By Erin Sherbert
By Erin Sherbert
By Leif Haven
By Erin Sherbert
By Chris Roberts
By Kate Conger
By Brian Rinker
By Rachel Swan
The three women rely on herbal remedies to cope, after years of taking prescribed drugs that seldom reduced their symptoms. They keep the heat off in their homes even in winter, preferring layers of clothing to the congestion and vertigo that arise soon after the furnace fires up. "Better to be cold than sick," says Tanner, a resident since 1976. "Or worse."
Anderson, Tanner, and Downing, along with Williams, make up the nucleus of the tenants' group demanding redress for their ill health and medical bills. In response to the state's refusal to conduct a medical survey of present and past residents, the women drew up a Midway illness map. The diagram provides a limited record of dozens of physical ailments blackouts, cancer, sterility, birth defects known to have afflicted people there during the last 30 years.
In 1996, residents asked a San Francisco State University researcher to perform a health study of Midway. The evaluation compared the housing complex to an Oakland neighborhood of similar socioeconomic status. The results showed a higher rate of adverse physical and psychological conditions among Midway's tenants, ranging from anemia to chronic anxiety.
But neither personal anecdotes nor the unpublished survey aided residents in litigation. Almost 300 of them sued the county housing authority and PG&E in San Mateo Superior Court in 1991. Six years later, a judge dismissed the suit, finding that residents fell short of confirming a link between their illnesses and chemical exposure.
The legal defeat persuaded about one-third of the plaintiffs to accept PG&E's settlement offer while the case was appealed, with the amounts ranging from $2,000 to $4,500 a person. Undeterred, the rest sought to bolster their claims through science. In 1998, a group of them submitted to a DNA analysis performed by a San Francisco doctor. He reported genetic aberrations in 52 of the 58 people examined.
Federal health officials judged the data insufficient to tie the anomalies to toxic waste at Midway. (The state Court of Appeals, also unconvinced, tossed the suit in 2000.) Yet the DNA sampling and the earlier medical survey of residents, while less than definitive barometers of their collective health, warrant follow-up by the state, according to the EPA's Environmental Justice Advisory Committee.
State health experts argue that a survey would be an exercise in randomness, considering the infinite variables involved. "In the absence of documented exposures and a controlled study, it's difficult to gauge what the health risks are," says Rick Kreutzer, chief of environmental investigations for the Department of Health Services. Taking the cue from state toxics regulators, who place toxin levels below the threshold of harm at Midway, "there's no reason to think that people aren't safe there," he says.
At the same time, by rejecting pleas to conduct a survey, state health experts all but ensure a scarcity of documented exposures. Williams views that refusal as an aspect of what she calls "environmental racism," a rubric that advocates invoke when contrasting the Midway cleanup to one in Alhambra, a town near Los Angeles, in the late 1990s.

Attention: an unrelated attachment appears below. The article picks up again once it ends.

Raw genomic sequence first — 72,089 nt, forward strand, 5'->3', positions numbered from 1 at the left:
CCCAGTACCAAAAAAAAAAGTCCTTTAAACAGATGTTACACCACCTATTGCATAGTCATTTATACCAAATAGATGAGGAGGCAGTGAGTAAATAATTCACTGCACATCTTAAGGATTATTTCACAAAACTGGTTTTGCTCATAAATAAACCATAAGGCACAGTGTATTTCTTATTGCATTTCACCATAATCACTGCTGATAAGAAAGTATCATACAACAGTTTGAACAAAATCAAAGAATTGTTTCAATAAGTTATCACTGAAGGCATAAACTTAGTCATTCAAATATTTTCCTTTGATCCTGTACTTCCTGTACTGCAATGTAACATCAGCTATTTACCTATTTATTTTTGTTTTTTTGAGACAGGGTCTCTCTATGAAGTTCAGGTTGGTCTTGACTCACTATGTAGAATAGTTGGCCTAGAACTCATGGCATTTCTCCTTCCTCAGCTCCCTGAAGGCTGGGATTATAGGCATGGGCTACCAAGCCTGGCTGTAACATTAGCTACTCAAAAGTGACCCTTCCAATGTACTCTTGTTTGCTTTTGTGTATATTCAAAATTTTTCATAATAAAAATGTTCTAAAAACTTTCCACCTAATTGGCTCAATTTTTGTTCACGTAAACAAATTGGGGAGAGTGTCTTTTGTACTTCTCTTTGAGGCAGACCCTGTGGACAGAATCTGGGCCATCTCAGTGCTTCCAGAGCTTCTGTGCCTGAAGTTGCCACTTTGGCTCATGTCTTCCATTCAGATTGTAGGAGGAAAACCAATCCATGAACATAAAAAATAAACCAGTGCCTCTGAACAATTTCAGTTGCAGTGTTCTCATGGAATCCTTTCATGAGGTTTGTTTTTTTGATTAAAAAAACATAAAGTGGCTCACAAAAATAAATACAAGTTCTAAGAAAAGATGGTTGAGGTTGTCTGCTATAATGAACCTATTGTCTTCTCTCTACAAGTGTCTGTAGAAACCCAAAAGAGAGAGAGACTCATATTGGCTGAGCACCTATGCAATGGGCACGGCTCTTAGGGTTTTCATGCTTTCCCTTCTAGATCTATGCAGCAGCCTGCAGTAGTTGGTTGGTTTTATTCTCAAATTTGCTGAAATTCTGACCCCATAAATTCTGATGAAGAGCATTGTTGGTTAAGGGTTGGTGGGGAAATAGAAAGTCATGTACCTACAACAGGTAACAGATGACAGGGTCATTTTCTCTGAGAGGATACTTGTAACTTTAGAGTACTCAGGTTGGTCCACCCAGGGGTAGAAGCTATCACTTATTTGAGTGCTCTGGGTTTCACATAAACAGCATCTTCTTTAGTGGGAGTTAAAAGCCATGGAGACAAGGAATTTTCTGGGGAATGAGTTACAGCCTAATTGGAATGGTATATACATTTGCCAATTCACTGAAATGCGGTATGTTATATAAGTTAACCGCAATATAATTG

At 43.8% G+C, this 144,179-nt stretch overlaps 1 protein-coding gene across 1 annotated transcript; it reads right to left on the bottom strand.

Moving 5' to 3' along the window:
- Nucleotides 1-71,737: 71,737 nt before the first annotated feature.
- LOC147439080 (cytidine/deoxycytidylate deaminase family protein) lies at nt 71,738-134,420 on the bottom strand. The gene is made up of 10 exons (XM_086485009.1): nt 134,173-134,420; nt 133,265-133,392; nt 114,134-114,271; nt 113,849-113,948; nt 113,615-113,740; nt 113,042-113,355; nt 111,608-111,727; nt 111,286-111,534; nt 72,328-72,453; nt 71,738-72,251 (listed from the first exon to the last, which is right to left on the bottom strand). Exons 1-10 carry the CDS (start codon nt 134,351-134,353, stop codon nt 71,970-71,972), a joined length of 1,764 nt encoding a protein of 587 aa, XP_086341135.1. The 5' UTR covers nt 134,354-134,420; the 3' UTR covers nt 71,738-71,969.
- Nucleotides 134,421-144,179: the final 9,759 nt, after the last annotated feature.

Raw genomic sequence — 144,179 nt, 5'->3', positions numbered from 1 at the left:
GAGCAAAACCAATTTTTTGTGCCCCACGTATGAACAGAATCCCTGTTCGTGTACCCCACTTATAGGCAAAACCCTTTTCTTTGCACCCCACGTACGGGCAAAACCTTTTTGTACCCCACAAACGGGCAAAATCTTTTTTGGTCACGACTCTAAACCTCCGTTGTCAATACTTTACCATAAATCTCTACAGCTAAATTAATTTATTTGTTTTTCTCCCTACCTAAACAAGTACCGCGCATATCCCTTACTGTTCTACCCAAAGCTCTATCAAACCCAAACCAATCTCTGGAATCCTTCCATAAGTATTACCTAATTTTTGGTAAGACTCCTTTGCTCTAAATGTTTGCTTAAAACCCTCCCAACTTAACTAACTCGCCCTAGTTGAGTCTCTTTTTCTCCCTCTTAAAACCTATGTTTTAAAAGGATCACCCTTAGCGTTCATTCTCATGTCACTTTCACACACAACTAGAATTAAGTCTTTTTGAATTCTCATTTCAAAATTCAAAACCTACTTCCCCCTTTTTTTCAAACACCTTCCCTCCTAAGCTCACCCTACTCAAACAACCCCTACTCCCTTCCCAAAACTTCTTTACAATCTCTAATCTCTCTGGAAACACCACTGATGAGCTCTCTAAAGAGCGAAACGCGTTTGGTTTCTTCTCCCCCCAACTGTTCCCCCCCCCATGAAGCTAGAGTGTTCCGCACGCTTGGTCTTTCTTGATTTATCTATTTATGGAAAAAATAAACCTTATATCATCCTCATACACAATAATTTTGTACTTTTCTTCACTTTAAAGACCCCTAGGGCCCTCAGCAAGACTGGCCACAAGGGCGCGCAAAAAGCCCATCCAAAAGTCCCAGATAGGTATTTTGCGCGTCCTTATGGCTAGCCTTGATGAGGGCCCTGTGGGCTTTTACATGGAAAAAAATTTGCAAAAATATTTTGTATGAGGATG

The Southern California project involved mopping up toxic waste beneath 19 private homes located on land where a gas manufacturing plant once stood. Hazmat workers removed and replaced driveways, sidewalks, and patios to scrape away tainted soil and dug out dirt from crawl spaces beneath homes. The excavation level averaged four to five feet, compared to two to five feet at Midway. The state also relocated homeowners during the six-month cleanup. A self-laudatory press release issued by the DTSC touted the effort as a "remarkable achievement."
An agency spokesman points out that dealing with private homeowners instead of public housing agencies, along with the smaller scale of the cleanup, simplified the Alhambra job. Even so, the second Midway cleanup occurred in 2001, three years after work at Alhambra ended, and "the same degree of remediation was not undertaken in two similar sites," the EPA's advisory committee notes in its report.
"This indicates that either a uniform standard of care does not exist, or a change in the standard of care did occur, and that the change has not been addressed at Midway," the report states.
Midway residents see another rationale for the difference: Most of the Alhambra homeowners were white, while blacks and Latinos make up the majority of the housing project's population. "People tell us we're playing the race card," Williams says. "My response to that is, it's the government that's playing the race card. If this were a rich white community, do you think this would be happening?"
The sentiment might seem predictable, coming from an aggrieved former resident. But others detached from the struggle appear to share Williams' perspective, at least to a point. The EPA's Office of Environmental Health Hazard Assessment, in compiling its report on Midway, solicited written feedback from a review committee. Michael Dorsey, chief of San Diego County's hazardous materials division, offered blunt analysis.
"If [Midway] was a wealthy community or a community that had strong political influence," he wrote, "I think we all know that these people would be relocated and adequately compensated."
Maria Downing's town house stands adjacent to PG&E's property in the area of Midway Village considered polluted. Cracks line her concrete patio, and she suspects cracks line her home's foundation. "Whatever's in the ground is causing our problems," she says. "There's no doubt in my mind."